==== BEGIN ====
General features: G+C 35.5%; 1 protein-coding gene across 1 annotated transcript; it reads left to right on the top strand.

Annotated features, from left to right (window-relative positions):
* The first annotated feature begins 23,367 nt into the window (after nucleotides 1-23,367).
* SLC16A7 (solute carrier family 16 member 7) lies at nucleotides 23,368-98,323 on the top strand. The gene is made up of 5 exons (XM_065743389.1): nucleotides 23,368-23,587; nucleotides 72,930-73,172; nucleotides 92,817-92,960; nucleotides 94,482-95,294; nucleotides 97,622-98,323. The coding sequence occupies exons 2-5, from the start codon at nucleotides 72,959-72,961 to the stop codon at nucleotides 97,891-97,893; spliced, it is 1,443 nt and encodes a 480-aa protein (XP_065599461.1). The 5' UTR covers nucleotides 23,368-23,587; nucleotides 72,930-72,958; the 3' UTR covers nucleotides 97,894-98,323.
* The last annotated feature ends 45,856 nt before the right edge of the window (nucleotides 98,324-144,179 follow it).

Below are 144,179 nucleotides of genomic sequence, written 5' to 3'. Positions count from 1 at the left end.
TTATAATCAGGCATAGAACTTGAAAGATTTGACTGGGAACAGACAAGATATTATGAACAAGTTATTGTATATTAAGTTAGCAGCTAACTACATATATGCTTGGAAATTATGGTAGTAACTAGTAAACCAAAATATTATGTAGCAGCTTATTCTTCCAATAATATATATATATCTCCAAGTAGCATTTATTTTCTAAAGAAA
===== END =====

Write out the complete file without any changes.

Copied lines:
General features: G+C 35.5%; 1 protein-coding gene across 1 annotated transcript; it reads left to right on the top strand.

Annotated features, from left to right (window-relative positions):
* The first annotated feature begins 23,367 nt into the window (after nucleotides 1-23,367).
* SLC16A7 (solute carrier family 16 member 7) lies at nucleotides 23,368-98,323 on the top strand. The gene is made up of 5 exons (XM_065743389.1): nucleotides 23,368-23,587; nucleotides 72,930-73,172; nucleotides 92,817-92,960; nucleotides 94,482-95,294; nucleotides 97,622-98,323. The coding sequence occupies exons 2-5, from the start codon at nucleotides 72,959-72,961 to the stop codon at nucleotides 97,891-97,893; spliced, it is 1,443 nt and encodes a 480-aa protein (XP_065599461.1). The 5' UTR covers nucleotides 23,368-23,587; nucleotides 72,930-72,958; the 3' UTR covers nucleotides 97,894-98,323.
* The last annotated feature ends 45,856 nt before the right edge of the window (nucleotides 98,324-144,179 follow it).

Below are 144,179 nucleotides of genomic sequence, written 5' to 3'. Positions count from 1 at the left end.
TTATAATCAGGCATAGAACTTGAAAGATTTGACTGGGAACAGACAAGATATTATGAACAAGTTATTGTATATTAAGTTAGCAGCTAACTACATATATGCTTGGAAATTATGGTAGTAACTAGTAAACCAAAATATTATGTAGCAGCTTATTCTTCCAATAATATATATATATCTCCAAGTAGCATTTATTTTCTAAAGAAA